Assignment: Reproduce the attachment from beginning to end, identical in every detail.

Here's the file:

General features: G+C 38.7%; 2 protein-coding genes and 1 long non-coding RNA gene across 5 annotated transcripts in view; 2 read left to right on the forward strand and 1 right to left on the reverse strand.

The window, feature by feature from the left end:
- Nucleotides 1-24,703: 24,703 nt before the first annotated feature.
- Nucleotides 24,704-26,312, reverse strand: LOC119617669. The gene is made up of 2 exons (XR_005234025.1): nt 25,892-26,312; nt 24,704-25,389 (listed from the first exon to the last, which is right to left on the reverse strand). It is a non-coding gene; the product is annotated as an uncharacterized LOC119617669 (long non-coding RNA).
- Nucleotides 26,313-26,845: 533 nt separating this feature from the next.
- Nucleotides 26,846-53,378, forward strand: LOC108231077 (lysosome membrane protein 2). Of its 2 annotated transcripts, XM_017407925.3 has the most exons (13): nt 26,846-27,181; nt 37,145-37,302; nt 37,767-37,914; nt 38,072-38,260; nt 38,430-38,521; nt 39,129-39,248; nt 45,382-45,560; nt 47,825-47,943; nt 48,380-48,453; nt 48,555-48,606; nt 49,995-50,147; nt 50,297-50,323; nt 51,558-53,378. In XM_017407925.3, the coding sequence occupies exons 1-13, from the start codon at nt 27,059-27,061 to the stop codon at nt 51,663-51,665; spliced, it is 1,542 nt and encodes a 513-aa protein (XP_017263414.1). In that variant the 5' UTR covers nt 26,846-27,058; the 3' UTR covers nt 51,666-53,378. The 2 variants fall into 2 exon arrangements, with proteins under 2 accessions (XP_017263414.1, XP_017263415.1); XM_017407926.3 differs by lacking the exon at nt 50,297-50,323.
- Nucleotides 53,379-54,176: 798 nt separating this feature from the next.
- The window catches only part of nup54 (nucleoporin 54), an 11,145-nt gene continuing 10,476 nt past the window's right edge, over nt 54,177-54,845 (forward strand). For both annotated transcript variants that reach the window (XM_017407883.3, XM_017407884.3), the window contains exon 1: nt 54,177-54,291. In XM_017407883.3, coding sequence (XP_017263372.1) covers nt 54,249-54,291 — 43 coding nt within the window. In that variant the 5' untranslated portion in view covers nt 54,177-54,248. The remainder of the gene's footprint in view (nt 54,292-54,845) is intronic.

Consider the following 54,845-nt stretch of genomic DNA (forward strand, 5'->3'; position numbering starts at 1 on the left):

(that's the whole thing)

General features: G+C 38.7%; 2 protein-coding genes and 1 long non-coding RNA gene across 5 annotated transcripts in view; 2 read left to right on the forward strand and 1 right to left on the reverse strand.

The window, feature by feature from the left end:
- Nucleotides 1-24,703: 24,703 nt before the first annotated feature.
- Nucleotides 24,704-26,312, reverse strand: LOC119617669. The gene is made up of 2 exons (XR_005234025.1): nt 25,892-26,312; nt 24,704-25,389 (listed from the first exon to the last, which is right to left on the reverse strand). It is a non-coding gene; the product is annotated as an uncharacterized LOC119617669 (long non-coding RNA).
- Nucleotides 26,313-26,845: 533 nt separating this feature from the next.
- Nucleotides 26,846-53,378, forward strand: LOC108231077 (lysosome membrane protein 2). Of its 2 annotated transcripts, XM_017407925.3 has the most exons (13): nt 26,846-27,181; nt 37,145-37,302; nt 37,767-37,914; nt 38,072-38,260; nt 38,430-38,521; nt 39,129-39,248; nt 45,382-45,560; nt 47,825-47,943; nt 48,380-48,453; nt 48,555-48,606; nt 49,995-50,147; nt 50,297-50,323; nt 51,558-53,378. In XM_017407925.3, the coding sequence occupies exons 1-13, from the start codon at nt 27,059-27,061 to the stop codon at nt 51,663-51,665; spliced, it is 1,542 nt and encodes a 513-aa protein (XP_017263414.1). In that variant the 5' UTR covers nt 26,846-27,058; the 3' UTR covers nt 51,666-53,378. The 2 variants fall into 2 exon arrangements, with proteins under 2 accessions (XP_017263414.1, XP_017263415.1); XM_017407926.3 differs by lacking the exon at nt 50,297-50,323.
- Nucleotides 53,379-54,176: 798 nt separating this feature from the next.
- The window catches only part of nup54 (nucleoporin 54), an 11,145-nt gene continuing 10,476 nt past the window's right edge, over nt 54,177-54,845 (forward strand). For both annotated transcript variants that reach the window (XM_017407883.3, XM_017407884.3), the window contains exon 1: nt 54,177-54,291. In XM_017407883.3, coding sequence (XP_017263372.1) covers nt 54,249-54,291 — 43 coding nt within the window. In that variant the 5' untranslated portion in view covers nt 54,177-54,248. The remainder of the gene's footprint in view (nt 54,292-54,845) is intronic.

Consider the following 54,845-nt stretch of genomic DNA (forward strand, 5'->3'; position numbering starts at 1 on the left):